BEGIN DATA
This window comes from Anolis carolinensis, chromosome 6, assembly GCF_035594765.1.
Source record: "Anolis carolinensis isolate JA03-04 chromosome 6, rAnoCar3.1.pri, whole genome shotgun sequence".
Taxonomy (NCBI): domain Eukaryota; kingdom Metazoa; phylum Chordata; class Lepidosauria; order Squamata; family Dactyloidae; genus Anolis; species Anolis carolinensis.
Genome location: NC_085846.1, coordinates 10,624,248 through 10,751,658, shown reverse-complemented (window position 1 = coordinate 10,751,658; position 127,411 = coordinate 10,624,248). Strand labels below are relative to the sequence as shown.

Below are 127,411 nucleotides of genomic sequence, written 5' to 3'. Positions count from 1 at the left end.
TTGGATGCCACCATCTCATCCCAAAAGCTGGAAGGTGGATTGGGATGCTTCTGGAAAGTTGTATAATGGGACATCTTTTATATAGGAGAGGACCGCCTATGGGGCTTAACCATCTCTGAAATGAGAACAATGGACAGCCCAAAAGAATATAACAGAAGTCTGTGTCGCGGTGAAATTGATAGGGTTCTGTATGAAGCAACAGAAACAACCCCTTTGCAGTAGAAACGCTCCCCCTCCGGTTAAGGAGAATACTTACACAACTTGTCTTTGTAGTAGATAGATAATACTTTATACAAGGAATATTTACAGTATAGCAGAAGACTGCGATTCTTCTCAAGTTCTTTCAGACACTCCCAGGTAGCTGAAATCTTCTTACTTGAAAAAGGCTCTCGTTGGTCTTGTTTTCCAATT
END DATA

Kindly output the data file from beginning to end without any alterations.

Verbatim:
This window comes from Anolis carolinensis, chromosome 6, assembly GCF_035594765.1.
Source record: "Anolis carolinensis isolate JA03-04 chromosome 6, rAnoCar3.1.pri, whole genome shotgun sequence".
Taxonomy (NCBI): domain Eukaryota; kingdom Metazoa; phylum Chordata; class Lepidosauria; order Squamata; family Dactyloidae; genus Anolis; species Anolis carolinensis.
Genome location: NC_085846.1, coordinates 10,624,248 through 10,751,658, shown reverse-complemented (window position 1 = coordinate 10,751,658; position 127,411 = coordinate 10,624,248). Strand labels below are relative to the sequence as shown.

Below are 127,411 nucleotides of genomic sequence, written 5' to 3'. Positions count from 1 at the left end.
TTGGATGCCACCATCTCATCCCAAAAGCTGGAAGGTGGATTGGGATGCTTCTGGAAAGTTGTATAATGGGACATCTTTTATATAGGAGAGGACCGCCTATGGGGCTTAACCATCTCTGAAATGAGAACAATGGACAGCCCAAAAGAATATAACAGAAGTCTGTGTCGCGGTGAAATTGATAGGGTTCTGTATGAAGCAACAGAAACAACCCCTTTGCAGTAGAAACGCTCCCCCTCCGGTTAAGGAGAATACTTACACAACTTGTCTTTGTAGTAGATAGATAATACTTTATACAAGGAATATTTACAGTATAGCAGAAGACTGCGATTCTTCTCAAGTTCTTTCAGACACTCCCAGGTAGCTGAAATCTTCTTACTTGAAAAAGGCTCTCGTTGGTCTTGTTTTCCAATT